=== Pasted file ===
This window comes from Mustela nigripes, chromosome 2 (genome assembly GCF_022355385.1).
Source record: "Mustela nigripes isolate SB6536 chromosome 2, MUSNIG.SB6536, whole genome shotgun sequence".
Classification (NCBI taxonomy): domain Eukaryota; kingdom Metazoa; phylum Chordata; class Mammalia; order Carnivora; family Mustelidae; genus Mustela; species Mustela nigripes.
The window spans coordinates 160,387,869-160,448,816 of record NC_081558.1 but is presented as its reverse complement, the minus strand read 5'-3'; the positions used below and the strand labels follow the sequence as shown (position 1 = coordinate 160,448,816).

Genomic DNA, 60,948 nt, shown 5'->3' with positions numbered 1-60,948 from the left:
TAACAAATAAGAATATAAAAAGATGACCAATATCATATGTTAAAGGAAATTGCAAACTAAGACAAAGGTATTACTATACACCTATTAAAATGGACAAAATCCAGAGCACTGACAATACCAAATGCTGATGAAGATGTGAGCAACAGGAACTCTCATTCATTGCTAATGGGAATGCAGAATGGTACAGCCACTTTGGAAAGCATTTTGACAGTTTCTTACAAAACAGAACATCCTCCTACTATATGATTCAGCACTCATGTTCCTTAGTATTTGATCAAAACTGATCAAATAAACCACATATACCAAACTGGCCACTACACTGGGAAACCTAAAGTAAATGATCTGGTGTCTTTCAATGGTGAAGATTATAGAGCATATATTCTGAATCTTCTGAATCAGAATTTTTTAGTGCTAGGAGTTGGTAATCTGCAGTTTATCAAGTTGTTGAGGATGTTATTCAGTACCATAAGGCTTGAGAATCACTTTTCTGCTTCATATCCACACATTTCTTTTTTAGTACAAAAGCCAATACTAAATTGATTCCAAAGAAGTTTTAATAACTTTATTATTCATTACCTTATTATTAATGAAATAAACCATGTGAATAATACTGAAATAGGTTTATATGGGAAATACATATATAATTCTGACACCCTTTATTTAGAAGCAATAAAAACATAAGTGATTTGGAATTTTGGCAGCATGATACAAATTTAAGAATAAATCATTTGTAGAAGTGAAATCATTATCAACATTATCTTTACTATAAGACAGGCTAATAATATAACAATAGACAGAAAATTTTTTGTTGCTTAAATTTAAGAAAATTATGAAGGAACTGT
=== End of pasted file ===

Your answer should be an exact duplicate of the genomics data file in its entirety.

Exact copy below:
This window comes from Mustela nigripes, chromosome 2 (genome assembly GCF_022355385.1).
Source record: "Mustela nigripes isolate SB6536 chromosome 2, MUSNIG.SB6536, whole genome shotgun sequence".
Classification (NCBI taxonomy): domain Eukaryota; kingdom Metazoa; phylum Chordata; class Mammalia; order Carnivora; family Mustelidae; genus Mustela; species Mustela nigripes.
The window spans coordinates 160,387,869-160,448,816 of record NC_081558.1 but is presented as its reverse complement, the minus strand read 5'-3'; the positions used below and the strand labels follow the sequence as shown (position 1 = coordinate 160,448,816).

Genomic DNA, 60,948 nt, shown 5'->3' with positions numbered 1-60,948 from the left:
TAACAAATAAGAATATAAAAAGATGACCAATATCATATGTTAAAGGAAATTGCAAACTAAGACAAAGGTATTACTATACACCTATTAAAATGGACAAAATCCAGAGCACTGACAATACCAAATGCTGATGAAGATGTGAGCAACAGGAACTCTCATTCATTGCTAATGGGAATGCAGAATGGTACAGCCACTTTGGAAAGCATTTTGACAGTTTCTTACAAAACAGAACATCCTCCTACTATATGATTCAGCACTCATGTTCCTTAGTATTTGATCAAAACTGATCAAATAAACCACATATACCAAACTGGCCACTACACTGGGAAACCTAAAGTAAATGATCTGGTGTCTTTCAATGGTGAAGATTATAGAGCATATATTCTGAATCTTCTGAATCAGAATTTTTTAGTGCTAGGAGTTGGTAATCTGCAGTTTATCAAGTTGTTGAGGATGTTATTCAGTACCATAAGGCTTGAGAATCACTTTTCTGCTTCATATCCACACATTTCTTTTTTAGTACAAAAGCCAATACTAAATTGATTCCAAAGAAGTTTTAATAACTTTATTATTCATTACCTTATTATTAATGAAATAAACCATGTGAATAATACTGAAATAGGTTTATATGGGAAATACATATATAATTCTGACACCCTTTATTTAGAAGCAATAAAAACATAAGTGATTTGGAATTTTGGCAGCATGATACAAATTTAAGAATAAATCATTTGTAGAAGTGAAATCATTATCAACATTATCTTTACTATAAGACAGGCTAATAATATAACAATAGACAGAAAATTTTTTGTTGCTTAAATTTAAGAAAATTATGAAGGAACTGT